A predominantly aggressive four note danger motif is heard during the opening credits. The terrifying music quickly segues into an hypnotic dream-like melody, promising a tale with shockingly vivid contrasts of fright and serenity, right and wrong, good and evil. Seen first is the image of an elderly woman speaking to children, their faces in the night’s sky amidst the stars. These little innocents are getting a bible lesson regarding “false prophets.” Then there’s a distant skyward view downwards to some kids playing and their discovery of a woman’s lifeless body. Those 4 blasts of dread reappear: She's another victim of one of those “ravening wolves" in "sheep’s clothing” the teacher referred to. This disguised “prophet” is the main character whom we will get to know all too well, throughout a story that will consistently reinforce the promised opening theme of duality, until that same matronly overseer concludes this imaginative fable with some pointed words about children, only this time directed to us.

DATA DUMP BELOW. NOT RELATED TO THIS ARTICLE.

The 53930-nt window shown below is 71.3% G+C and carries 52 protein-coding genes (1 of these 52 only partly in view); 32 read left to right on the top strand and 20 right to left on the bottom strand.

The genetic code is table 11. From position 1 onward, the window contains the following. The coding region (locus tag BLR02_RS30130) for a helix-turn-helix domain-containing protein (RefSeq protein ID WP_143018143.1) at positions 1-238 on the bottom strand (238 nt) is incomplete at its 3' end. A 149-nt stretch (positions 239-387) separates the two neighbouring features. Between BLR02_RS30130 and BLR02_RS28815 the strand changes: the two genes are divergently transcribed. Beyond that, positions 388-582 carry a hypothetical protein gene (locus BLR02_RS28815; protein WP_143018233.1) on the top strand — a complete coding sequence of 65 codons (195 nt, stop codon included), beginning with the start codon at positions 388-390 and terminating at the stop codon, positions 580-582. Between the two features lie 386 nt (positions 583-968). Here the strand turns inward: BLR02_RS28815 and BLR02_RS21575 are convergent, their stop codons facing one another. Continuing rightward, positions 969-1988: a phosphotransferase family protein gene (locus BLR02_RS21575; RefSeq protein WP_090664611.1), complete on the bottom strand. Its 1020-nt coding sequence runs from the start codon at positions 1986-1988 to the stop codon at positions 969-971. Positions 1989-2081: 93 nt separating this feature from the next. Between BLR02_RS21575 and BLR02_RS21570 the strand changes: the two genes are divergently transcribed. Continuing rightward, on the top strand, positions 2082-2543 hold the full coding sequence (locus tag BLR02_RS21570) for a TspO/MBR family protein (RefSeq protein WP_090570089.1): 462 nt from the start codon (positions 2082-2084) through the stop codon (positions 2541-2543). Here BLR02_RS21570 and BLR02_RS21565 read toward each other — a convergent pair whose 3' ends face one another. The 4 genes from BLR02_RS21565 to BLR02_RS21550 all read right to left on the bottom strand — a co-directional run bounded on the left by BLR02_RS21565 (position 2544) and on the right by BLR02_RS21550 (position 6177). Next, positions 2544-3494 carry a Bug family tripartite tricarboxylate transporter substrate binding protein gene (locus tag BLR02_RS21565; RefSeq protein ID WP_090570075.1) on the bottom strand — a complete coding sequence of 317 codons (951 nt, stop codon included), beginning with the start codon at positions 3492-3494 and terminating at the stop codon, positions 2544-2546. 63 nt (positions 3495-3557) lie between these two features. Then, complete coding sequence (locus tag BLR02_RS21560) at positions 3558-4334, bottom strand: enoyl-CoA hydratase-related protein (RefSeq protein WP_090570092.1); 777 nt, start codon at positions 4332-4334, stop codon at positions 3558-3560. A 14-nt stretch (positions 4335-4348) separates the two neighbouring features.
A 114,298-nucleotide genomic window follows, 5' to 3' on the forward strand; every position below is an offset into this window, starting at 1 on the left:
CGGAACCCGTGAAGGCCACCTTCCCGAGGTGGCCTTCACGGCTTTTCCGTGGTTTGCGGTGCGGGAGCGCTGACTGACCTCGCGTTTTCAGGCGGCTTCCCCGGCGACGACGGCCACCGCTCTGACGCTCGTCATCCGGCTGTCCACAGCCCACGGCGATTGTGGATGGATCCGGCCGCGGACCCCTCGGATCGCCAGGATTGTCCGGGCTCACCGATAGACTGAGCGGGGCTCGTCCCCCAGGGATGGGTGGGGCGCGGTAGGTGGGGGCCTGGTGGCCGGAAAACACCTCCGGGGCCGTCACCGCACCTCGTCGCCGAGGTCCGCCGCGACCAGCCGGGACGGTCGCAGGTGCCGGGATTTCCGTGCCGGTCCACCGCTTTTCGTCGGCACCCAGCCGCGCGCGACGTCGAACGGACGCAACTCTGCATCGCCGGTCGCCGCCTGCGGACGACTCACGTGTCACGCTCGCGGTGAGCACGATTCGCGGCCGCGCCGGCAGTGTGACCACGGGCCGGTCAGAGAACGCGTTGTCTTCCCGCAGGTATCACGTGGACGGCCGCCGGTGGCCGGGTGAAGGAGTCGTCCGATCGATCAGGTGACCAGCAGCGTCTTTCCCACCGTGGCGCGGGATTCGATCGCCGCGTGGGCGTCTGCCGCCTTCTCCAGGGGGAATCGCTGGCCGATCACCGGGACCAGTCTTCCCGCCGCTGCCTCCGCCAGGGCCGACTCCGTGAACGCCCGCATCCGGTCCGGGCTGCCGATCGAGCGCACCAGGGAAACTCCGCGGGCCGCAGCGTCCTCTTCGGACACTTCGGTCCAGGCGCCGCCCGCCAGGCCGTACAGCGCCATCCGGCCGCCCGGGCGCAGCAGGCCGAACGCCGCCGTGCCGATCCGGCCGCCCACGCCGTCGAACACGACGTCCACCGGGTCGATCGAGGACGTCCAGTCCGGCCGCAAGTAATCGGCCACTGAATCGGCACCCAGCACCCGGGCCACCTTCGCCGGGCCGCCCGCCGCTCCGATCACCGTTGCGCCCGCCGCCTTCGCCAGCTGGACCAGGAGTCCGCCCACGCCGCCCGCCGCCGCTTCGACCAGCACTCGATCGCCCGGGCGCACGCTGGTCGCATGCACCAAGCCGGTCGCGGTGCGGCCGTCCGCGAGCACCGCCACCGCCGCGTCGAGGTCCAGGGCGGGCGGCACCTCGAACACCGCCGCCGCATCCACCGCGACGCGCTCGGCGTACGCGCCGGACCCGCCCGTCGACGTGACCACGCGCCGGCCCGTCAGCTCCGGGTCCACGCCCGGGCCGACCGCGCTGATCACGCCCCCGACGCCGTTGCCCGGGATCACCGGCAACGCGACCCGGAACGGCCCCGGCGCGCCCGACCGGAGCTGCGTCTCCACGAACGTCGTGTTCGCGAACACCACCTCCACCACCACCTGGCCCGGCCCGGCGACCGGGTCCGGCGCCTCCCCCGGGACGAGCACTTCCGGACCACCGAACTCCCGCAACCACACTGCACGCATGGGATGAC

Actor Charles Laughton's sole directorial feature film The Night of the Hunter is a mesmerising cinematic story about a murderous sociopath, Harry Powell, posing as a preacher. Arrested after stealing an automobile, he finds out about stolen money his cellmate Ben Harper (Peter Graves) killed for, and decides to pursue his wife Willa (Shelley Winters) after Harper's execution. Powell feigns romantic interest in the widow, even marries her, only to physically humiliate and reject her on their wedding night. After she discovers his true intentions, Willa is savagely murdered by Powell who then attempts to extract the information about the stolen cash from her two children, John (Billy Chapin) and Pearl (Sally Jane Bruce). Both know where the money is and maintain their secrecy until Powell threatens to kill John in front of his little sister. They manage to escape before Powell can retrieve the money, but he tirelessly pursues them throughout the countryside over many days and nights.